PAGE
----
December 8, 2021 | By Judith Culp Pearson |
One of the most common challenges for writers is to realize that you are good enough. It’s when you recognize you have enough confidence and skills to take on paying clients.
It’s ironic. You come to writing because you love it. Then, excitedly, you take a program or two, and suddenly, you start doubting yourself.
The best confidence builder is to write every day. Something. Anything. Just write.
It’s like learning to ride a bicycle. The magic happens when you start peddling, gaining momentum, and those actions set you in motion. Suddenly, you are flying down the street with the rubber tires singing on the pavement. You’re a superhero with your face to the wind.
You learned from your bike riding experiences that if things went wrong, you’d fall, skin your knees, get back up, and limp home. Mom would clean you up, put on a bandage, and off you'd go. You didn’t let the fall daunt you. You'd head back out, jump on the bike, and take off riding again. You learned from your challenges, and you never doubted your ability to ride.
When you write daily, you build your writing muscles ─ no different from building bicycle riding skills. The only difference is… it’s brain memory muscles instead of balancing and peddling ones.
Every time you finish a daily writing exercise, a program assignment, or write something for your blog or website, you build your “good enough” brain muscle memory and your confidence.
Being “good enough” is your self-confidence that we can do something.
To carry the analogy forward, you didn’t start learning to ride on a racing bicycle. Instead, you began with a kid-sized bike, no fancy gears, and pedal brakes. It was basic. Then as you learned and grew, you went on to a type of bike based on your interests. For some, it might be off-road riding, for others, cross-country touring or bicycle racing.
Consider approaching writing the same way. Maybe start with email copy, blogs, or social media messages. Build your confidence. Then take on the next challenge. Let each success bolster your skills and your confidence to take on something to stretch and lift you to the next level.
Use your strengths to build more confidence. Start with writing projects you feel good about. For example, maybe you feel good writing blogs on enjoying activities outdoors. So you write them, polish them, then share them.
Expand your blogs to write about how fitness and time outdoors are fundamental to wellness. Or switch it up and try writing a blog about something different, maybe finances, careers, or choosing a niche.
You’re using the same muscle memories you already have built, just stretching them in a different direction.
If you’ve conquered blogs, you have skills that can be used for emails, e-newsletters, or social media posts. Practice by taking blog topics you’ve completed and applying them to different writing projects. Then you’ll have conquered several types of projects prospective clients need.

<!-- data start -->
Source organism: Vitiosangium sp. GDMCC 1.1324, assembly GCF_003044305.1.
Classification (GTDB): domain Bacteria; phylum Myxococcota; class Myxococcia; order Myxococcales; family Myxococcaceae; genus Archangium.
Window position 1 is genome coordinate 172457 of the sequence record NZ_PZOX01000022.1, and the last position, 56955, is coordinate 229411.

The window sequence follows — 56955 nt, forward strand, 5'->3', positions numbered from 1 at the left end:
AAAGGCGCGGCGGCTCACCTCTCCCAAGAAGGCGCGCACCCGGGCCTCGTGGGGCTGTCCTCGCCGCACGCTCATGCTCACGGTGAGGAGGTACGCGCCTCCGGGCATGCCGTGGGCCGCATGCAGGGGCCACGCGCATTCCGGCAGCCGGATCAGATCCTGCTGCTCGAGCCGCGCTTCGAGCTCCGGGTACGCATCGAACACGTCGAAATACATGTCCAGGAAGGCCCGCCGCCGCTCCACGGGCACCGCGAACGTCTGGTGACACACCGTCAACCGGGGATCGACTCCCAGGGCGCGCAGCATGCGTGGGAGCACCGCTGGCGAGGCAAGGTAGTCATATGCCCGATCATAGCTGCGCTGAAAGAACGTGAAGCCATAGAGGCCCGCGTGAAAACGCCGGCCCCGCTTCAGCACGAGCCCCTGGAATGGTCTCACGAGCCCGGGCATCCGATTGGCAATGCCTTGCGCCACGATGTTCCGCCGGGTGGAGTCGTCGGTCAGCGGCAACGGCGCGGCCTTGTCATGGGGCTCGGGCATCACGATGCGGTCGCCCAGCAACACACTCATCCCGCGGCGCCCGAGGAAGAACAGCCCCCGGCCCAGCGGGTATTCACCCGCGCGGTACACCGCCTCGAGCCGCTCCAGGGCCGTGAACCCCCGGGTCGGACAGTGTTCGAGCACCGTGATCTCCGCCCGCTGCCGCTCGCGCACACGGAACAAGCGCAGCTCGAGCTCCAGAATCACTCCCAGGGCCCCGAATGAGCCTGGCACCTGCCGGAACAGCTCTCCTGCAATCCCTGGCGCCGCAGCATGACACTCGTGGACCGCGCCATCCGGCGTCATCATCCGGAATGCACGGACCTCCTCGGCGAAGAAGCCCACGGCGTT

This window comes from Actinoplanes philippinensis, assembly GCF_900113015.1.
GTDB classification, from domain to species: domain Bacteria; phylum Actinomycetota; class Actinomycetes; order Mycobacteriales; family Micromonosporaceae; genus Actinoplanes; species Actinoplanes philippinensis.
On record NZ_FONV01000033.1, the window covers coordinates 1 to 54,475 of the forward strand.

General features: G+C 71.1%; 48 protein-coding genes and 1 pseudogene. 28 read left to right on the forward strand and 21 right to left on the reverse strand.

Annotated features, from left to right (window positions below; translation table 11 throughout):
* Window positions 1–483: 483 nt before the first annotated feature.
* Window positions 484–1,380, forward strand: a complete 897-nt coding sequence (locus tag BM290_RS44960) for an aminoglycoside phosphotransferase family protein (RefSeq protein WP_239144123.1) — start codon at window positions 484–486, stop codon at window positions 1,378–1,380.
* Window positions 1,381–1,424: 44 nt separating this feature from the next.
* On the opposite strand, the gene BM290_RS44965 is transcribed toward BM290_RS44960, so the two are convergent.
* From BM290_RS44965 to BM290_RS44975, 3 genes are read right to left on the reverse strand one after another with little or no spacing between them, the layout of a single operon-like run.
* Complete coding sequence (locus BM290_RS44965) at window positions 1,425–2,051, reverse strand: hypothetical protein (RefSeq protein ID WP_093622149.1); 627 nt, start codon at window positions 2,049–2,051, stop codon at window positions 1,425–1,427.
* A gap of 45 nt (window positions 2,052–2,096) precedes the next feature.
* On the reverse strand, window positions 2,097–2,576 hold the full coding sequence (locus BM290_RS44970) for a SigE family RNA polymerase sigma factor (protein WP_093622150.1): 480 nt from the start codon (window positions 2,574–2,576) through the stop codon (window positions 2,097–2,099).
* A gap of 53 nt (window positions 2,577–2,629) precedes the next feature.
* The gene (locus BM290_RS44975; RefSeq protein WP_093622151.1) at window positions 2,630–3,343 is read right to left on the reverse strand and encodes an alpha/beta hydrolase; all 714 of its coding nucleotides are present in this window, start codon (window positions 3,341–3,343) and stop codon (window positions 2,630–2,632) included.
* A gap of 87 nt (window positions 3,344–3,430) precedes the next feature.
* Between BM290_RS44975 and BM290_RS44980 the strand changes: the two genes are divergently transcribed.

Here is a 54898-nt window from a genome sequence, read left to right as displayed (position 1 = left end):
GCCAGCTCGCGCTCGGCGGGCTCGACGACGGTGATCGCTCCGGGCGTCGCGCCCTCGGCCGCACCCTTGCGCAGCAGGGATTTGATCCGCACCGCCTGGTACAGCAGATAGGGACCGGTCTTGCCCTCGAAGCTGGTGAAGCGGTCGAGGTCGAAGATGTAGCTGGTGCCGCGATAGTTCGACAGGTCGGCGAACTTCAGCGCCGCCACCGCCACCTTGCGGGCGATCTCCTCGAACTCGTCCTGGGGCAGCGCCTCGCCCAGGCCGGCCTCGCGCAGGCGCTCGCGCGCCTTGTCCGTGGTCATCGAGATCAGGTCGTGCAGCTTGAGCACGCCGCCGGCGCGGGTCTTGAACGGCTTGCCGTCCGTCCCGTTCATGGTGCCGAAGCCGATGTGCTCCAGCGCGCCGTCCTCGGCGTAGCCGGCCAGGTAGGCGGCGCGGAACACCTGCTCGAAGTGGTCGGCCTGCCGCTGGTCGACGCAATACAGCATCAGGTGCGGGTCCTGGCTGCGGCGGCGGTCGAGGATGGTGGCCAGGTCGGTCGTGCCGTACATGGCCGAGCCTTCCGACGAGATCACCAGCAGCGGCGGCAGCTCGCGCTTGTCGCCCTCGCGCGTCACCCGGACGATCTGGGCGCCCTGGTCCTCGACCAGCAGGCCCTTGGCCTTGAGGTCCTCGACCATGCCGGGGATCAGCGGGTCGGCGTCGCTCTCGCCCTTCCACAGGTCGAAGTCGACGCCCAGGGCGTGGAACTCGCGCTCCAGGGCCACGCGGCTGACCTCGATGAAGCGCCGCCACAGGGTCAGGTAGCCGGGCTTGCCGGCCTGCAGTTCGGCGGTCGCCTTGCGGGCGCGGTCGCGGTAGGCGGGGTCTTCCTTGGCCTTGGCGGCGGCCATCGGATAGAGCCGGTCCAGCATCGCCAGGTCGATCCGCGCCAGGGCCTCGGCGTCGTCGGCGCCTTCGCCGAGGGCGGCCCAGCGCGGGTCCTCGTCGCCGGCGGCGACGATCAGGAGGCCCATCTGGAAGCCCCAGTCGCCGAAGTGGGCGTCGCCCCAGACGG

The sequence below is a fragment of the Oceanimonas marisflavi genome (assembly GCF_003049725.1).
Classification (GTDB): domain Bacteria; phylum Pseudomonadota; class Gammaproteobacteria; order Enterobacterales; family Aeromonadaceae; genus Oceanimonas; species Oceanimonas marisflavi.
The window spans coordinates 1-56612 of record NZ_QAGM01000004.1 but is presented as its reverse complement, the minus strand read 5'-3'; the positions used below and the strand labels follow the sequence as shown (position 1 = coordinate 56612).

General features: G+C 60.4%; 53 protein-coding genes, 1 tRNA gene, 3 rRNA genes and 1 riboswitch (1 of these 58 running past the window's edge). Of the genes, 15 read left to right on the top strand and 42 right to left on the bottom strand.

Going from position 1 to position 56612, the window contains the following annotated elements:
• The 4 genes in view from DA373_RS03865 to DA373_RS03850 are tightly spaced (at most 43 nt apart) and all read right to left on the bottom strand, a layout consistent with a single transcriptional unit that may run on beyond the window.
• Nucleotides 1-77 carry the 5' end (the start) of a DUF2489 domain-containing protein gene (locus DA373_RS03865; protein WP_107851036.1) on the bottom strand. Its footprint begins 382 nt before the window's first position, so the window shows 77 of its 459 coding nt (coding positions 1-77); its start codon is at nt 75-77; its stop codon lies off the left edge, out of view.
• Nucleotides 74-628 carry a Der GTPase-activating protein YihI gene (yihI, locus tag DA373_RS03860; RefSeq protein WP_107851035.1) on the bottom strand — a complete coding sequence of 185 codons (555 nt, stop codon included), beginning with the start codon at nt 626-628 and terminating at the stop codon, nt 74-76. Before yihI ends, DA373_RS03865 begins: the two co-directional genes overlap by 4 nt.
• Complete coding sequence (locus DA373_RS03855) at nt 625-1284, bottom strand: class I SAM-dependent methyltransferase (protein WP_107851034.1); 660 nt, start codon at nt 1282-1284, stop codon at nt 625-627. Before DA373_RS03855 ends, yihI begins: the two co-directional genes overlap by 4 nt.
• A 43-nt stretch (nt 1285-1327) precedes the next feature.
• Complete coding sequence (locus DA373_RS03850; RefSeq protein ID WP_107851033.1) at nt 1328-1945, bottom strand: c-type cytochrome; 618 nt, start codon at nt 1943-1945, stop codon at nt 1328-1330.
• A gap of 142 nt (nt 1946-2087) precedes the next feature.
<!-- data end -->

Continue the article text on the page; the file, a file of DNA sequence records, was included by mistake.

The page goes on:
Yes! Keep going — you are “good enough!”
Those abilities may nudge you to try something new, or maybe a more complex or challenging project. Go for it. Don’t worry if it’s not perfect. Perfection doesn’t happen when we put pen to paper. Great writing work comes in the editing.
When I first heard of AWAI, the thing that hooked me was copywriting. I’ve written for years for my business, all sorts of copy. I could do that. What I didn’t realize was most of what I wrote was soft-sell. It was more content than sales copy.
Even after building my confidence with several self-study courses, what I submitted leaned to the content side. My client liked my work, but they needed a pure copywriter, not a content writer.
Splat. Facedown. Feelings hurt. Confidence crushed.
It wasn’t until I looked at the situation from an outsider’s viewpoint, I realized what I was missing.
If I wanted to boost my copywriting income NOW, I needed to lean into what I was already good at… content.
Recognizing that strength rebuilt my confidence and redoubled my ability to get clients. It took the self-imposed pressure off and allowed me to relax, write, and move forward.
By incorporating sales enablement writing into my skill set, it started stretching my sales copy muscles. The same thing happened when I included SEO content, which adds calls-to-action to content. So over time, as I’m working with clients, I keep adding more sales elements.
At the same time, I remind myself there is a huge need for content and I’m “good enough.” Content writing is a revenue path of its own without writing long-form sales letters.
Content and copywriting use different brain memory muscles. Lean into what you’re already good at and watch your confidence jump.
The best news? I have new clients in niches where I’m strong. And I’m now booked six weeks out.
So stop doubting yourself. If you’re not writing daily, do it. Start looking for ways you can help clients with the kinds of writing you’re strongest in. You can do this.
You are “good enough!”
Need more convincing?
Here’s a great article on how to move from “I Can’t to I Can.”
Here’s another on 5 Non-Scary Ways to Boost Confidence.
AWAI Reality Blog: Lean into your strengths you are good enough
Judith Culp Pearson receives three top honors
at the annual Society of Permanent Cosmetic Professionals in
Ft. Worth, Texas - October 7-9, 2023